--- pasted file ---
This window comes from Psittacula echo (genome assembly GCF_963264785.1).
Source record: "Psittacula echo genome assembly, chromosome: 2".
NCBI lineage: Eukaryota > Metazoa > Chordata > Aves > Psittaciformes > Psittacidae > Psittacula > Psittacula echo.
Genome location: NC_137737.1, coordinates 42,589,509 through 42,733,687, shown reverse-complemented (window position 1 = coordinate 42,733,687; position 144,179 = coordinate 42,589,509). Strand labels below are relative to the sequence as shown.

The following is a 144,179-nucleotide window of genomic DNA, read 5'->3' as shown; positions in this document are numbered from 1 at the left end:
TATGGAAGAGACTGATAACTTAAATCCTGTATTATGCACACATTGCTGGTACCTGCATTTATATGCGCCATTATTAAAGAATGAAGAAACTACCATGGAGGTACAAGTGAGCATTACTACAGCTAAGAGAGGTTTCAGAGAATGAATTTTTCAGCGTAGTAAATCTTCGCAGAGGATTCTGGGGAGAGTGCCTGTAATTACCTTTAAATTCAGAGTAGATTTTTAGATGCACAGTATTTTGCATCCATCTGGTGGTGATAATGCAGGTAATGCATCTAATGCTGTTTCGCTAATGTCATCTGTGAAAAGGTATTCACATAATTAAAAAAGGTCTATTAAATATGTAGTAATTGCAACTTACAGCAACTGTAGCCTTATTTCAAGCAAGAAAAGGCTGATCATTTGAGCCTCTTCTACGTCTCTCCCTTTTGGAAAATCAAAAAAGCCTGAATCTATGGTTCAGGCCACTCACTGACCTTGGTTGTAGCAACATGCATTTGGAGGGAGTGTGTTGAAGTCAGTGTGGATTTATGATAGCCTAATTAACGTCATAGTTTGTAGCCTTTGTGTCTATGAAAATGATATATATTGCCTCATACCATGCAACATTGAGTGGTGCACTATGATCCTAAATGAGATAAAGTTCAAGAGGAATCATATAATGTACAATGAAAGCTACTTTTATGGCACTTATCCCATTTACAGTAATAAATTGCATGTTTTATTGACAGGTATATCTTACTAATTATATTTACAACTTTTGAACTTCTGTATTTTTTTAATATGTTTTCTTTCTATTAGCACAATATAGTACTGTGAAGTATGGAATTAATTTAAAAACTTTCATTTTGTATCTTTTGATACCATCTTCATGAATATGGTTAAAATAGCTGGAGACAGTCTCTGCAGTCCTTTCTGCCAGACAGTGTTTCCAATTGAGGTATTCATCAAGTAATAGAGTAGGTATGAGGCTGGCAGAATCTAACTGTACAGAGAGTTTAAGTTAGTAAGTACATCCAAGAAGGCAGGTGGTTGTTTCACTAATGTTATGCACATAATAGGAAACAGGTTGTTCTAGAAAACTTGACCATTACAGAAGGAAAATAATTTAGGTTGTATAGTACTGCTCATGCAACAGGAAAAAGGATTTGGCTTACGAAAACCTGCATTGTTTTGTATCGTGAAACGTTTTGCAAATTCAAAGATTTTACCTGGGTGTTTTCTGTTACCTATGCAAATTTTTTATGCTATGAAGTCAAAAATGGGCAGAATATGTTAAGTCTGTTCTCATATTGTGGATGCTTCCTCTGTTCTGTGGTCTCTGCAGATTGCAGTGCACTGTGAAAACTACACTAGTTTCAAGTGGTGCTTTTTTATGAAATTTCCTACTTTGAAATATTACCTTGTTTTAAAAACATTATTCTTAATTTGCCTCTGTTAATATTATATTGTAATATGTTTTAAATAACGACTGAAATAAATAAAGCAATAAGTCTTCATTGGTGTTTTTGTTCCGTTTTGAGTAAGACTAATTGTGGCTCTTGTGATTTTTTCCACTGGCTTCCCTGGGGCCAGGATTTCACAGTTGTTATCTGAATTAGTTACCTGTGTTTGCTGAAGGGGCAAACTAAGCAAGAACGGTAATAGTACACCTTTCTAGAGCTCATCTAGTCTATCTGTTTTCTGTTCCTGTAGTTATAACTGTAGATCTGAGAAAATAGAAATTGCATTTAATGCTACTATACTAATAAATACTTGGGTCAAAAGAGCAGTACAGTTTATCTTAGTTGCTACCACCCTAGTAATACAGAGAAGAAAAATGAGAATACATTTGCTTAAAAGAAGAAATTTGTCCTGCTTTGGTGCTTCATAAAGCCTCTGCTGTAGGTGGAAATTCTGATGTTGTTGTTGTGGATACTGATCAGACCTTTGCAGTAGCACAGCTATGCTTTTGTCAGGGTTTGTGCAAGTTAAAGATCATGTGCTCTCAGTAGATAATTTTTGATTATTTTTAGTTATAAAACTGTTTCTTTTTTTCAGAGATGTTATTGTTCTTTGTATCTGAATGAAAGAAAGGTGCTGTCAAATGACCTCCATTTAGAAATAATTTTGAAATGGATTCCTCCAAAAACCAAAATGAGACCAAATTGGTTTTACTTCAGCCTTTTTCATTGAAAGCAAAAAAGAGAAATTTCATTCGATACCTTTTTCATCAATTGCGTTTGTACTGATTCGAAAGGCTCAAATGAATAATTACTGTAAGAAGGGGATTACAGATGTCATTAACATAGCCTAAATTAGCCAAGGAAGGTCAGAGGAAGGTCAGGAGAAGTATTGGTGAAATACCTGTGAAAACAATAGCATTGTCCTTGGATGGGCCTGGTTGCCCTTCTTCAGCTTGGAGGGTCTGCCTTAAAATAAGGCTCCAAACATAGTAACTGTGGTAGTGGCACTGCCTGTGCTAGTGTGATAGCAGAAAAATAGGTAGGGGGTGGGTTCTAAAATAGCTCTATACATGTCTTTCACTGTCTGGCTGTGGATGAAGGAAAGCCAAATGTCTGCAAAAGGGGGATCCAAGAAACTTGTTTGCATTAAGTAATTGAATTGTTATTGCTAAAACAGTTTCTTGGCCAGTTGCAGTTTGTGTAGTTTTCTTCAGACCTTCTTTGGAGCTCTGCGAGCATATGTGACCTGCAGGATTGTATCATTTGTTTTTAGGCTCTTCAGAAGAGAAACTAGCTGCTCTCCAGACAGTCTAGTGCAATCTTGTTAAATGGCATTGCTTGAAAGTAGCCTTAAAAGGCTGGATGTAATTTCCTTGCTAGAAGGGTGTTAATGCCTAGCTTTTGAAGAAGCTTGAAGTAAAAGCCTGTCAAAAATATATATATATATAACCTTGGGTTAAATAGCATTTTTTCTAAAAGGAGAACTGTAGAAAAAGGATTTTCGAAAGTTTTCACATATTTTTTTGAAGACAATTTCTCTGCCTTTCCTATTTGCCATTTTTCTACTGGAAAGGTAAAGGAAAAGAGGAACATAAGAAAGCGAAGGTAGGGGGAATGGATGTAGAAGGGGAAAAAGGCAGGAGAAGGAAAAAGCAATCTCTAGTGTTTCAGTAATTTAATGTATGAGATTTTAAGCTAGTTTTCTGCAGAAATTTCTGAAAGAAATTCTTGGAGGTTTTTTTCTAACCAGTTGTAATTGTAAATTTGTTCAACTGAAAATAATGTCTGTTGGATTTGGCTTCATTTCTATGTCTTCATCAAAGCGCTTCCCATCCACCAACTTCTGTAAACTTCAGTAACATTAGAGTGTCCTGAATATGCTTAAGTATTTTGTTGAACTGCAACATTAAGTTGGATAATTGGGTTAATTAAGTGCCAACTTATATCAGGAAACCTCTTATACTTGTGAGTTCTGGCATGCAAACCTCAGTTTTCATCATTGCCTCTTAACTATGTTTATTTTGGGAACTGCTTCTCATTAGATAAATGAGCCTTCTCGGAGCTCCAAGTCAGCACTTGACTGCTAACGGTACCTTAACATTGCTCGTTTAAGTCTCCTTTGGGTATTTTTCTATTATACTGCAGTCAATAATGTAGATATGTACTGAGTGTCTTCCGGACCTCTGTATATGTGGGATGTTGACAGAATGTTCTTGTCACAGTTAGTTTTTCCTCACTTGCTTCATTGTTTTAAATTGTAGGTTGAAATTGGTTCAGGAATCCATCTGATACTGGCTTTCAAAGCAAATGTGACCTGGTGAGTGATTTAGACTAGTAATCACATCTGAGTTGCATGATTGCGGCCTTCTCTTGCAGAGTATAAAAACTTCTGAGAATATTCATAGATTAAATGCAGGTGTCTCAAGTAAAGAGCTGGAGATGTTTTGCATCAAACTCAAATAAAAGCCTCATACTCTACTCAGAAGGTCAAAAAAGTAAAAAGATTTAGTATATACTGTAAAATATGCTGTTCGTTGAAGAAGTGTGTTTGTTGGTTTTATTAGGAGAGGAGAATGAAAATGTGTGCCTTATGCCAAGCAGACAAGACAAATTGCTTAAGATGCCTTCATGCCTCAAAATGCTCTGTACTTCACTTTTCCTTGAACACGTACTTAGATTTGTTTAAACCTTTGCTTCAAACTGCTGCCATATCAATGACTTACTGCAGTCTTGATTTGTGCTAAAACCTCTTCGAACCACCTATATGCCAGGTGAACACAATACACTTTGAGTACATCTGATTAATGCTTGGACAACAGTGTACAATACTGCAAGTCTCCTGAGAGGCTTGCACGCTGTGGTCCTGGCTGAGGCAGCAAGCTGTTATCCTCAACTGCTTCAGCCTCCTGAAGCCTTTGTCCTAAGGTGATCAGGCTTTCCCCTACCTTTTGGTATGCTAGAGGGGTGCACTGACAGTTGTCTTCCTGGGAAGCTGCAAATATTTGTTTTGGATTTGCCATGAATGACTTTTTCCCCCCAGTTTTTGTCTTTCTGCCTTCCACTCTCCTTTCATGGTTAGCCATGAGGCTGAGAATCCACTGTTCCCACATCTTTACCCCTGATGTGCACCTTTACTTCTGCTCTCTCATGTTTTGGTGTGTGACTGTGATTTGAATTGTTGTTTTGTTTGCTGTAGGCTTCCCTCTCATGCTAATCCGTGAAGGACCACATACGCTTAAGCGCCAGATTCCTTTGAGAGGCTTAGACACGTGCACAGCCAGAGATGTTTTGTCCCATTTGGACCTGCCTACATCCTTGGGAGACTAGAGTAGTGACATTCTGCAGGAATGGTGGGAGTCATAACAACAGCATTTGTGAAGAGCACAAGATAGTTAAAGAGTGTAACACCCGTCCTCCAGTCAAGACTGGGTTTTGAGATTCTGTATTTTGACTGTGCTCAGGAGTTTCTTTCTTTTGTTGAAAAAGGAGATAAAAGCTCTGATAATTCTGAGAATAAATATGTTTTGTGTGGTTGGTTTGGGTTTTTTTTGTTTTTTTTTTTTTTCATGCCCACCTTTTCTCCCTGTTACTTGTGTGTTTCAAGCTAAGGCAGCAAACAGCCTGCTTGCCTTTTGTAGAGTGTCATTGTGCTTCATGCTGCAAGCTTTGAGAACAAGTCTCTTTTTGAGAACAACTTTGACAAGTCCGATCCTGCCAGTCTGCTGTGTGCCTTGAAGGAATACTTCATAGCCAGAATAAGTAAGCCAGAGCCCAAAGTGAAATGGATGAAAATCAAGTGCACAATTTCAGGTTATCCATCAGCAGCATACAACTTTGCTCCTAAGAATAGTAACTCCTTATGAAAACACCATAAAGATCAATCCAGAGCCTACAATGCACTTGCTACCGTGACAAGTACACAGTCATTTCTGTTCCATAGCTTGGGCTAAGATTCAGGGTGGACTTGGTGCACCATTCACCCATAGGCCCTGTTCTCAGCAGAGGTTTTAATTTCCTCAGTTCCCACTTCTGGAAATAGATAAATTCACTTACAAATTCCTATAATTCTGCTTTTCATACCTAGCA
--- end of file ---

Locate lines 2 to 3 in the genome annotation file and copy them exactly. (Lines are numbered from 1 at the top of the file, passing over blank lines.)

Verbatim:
Source record: "Psittacula echo genome assembly, chromosome: 2".
NCBI lineage: Eukaryota > Metazoa > Chordata > Aves > Psittaciformes > Psittacidae > Psittacula > Psittacula echo.